John W Hawkins Reviews ‘Landscapes of London’ by Elizabeth McKellar

John W Hawkins Reviews ‘Landscapes of London’ by Elizabeth McKellar Elizabeth McKellar Landscapes of London: the city, the country and the suburbs, 1660-1840 Yale University Press, 2013 xvi + 260 pages; 24 colour + 120 b/w illus. £45.00 RRP According to the author, a respected architectural historian, ‘This book is about cities, where they begin and where they end.’ Except …

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Five minutes with… Dr Ian Mortimer

Dr Ian Mortimer is an acclaimed historian, bestselling author and television presenter. His latest book Centuries of Change: Which Century saw the Most Change and Why it Matters to Us is published by Random House and out now. What is an historian? A historian (I don’t use the old-fashioned ‘an’, I pronounce the ‘h’ instead) is simply someone who studies …

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Sophie Cooper reviews ‘Bloody Scotland: Crime in 19th Century Scotland’ by Malcolm Archibald

Malcolm Archibald, Bloody Scotland: Crime in 19th Century Scotland Black & White Publishing: Edinburgh, 2014 RRP: £9.99 Body snatchers, murdering bigamists, and poisoners. Whisky-joints and smuggling rings. A socially-excluded victim of bullying that finally snapped and killed his tormentors. These are all stories that we have come across, either in the news of today or in films and books about …

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The Mystery of Edward II’s Death

Everyone knows how Edward II died. He was murdered at Berkeley Castle, Gloucestershire on 21 September 1327 by being held down and having a red-hot poker inserted inside his anus, and his screams could be heard miles away. This cruel torture was most probably devised as punishment for his presumed sexual acts with men. Right? Wrong. Edward II’s murder by …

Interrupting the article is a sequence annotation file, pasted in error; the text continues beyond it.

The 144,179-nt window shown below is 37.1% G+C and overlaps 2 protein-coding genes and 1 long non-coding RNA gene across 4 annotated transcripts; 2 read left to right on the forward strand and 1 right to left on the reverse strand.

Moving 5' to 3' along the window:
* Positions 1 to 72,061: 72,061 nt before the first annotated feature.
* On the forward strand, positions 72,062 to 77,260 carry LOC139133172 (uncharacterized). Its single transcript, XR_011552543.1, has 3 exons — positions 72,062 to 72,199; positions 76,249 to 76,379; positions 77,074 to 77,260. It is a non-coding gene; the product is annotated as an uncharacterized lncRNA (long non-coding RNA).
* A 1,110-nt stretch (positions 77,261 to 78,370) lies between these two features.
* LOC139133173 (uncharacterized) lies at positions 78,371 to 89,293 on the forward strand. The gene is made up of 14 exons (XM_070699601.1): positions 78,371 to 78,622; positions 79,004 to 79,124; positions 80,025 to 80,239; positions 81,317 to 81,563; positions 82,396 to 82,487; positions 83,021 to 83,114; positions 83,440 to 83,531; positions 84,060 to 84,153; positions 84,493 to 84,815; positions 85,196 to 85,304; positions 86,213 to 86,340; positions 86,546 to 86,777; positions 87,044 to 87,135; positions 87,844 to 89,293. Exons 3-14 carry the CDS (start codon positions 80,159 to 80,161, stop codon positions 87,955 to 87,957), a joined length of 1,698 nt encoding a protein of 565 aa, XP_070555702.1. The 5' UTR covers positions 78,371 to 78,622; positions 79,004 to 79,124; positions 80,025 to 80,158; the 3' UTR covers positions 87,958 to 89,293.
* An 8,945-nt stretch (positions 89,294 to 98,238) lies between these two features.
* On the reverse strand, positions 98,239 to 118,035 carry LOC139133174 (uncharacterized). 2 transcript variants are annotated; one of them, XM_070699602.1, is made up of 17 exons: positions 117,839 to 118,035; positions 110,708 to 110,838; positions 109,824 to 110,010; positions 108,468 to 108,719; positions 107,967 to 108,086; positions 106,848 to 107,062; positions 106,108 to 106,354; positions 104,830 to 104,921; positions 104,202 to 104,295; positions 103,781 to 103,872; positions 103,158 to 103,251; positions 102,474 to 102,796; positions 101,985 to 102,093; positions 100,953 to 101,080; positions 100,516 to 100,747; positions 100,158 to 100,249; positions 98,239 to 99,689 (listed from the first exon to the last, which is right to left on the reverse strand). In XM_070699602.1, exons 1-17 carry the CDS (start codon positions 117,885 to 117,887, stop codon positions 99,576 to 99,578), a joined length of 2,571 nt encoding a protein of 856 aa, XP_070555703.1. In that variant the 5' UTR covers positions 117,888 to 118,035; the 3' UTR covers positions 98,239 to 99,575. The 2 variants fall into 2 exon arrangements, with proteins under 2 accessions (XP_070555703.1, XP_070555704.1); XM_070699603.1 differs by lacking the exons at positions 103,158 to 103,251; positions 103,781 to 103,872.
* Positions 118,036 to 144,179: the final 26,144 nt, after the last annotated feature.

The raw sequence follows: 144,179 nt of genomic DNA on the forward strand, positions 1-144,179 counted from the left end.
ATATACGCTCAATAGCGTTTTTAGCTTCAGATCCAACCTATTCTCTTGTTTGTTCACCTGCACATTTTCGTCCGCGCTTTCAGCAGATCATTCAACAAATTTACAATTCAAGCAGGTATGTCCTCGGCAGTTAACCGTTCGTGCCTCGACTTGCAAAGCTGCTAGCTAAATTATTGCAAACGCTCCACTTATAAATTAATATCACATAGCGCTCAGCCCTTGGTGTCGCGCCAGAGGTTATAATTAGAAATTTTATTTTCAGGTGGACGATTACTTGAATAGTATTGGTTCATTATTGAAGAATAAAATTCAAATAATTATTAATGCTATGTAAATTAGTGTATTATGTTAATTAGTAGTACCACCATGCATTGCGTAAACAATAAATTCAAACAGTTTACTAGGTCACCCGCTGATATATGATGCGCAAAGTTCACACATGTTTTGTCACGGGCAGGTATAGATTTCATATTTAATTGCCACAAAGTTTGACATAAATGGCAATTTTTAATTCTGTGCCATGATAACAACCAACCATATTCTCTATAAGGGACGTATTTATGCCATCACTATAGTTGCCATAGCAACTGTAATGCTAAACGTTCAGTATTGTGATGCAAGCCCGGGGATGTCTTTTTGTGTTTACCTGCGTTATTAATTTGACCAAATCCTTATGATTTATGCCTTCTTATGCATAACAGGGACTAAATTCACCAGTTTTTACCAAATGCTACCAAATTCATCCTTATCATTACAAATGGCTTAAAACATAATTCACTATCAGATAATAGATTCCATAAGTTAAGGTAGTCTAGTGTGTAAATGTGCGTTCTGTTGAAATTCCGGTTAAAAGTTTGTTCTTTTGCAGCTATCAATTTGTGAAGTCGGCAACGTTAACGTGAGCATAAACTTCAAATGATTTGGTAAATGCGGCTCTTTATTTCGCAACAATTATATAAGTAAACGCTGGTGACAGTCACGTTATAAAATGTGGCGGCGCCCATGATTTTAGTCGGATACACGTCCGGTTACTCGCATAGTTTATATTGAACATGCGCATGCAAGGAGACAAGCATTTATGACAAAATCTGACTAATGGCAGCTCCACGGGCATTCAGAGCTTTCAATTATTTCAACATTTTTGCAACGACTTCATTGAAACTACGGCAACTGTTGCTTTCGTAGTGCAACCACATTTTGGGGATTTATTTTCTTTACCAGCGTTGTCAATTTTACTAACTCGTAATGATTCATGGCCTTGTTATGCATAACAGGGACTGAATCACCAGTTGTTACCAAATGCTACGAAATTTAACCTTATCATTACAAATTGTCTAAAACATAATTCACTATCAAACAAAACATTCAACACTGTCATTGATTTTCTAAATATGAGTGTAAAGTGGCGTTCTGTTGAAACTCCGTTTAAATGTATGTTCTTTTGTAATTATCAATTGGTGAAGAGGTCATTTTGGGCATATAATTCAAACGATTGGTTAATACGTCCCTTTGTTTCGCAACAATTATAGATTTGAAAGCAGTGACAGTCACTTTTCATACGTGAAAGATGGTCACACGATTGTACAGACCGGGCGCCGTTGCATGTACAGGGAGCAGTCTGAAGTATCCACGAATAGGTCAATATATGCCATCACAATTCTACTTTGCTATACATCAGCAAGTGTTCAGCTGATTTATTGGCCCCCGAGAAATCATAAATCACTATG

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Tom Bradby Interview: Writing The Great Fire

The Great Fire writer on creating ITV’s new drama “It’s a health and safety nightmare!” It’s the end of April and I’m sitting under a gazebo in the middle of the Oxfordshire countryside with screenwriter, author and ITV News political editor Tom Bradby. We’re sitting next to an impressive recreation of seventeenth-century London – complete with timber buildings, narrow streets and …

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The Queen’s Influence… by Sara Cockerill

The role of Eleanor of Castile as queen consort – and her influence over Edward I There is a fiction common in Victorian writing, that Edward I referred to Eleanor of Castile as “chère reine” and that it was thus that the Charing Cross derived its name.  In fact both elements of this fiction are wrong.  As is now moderately …

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Five minutes with… Dr Jonathan Foyle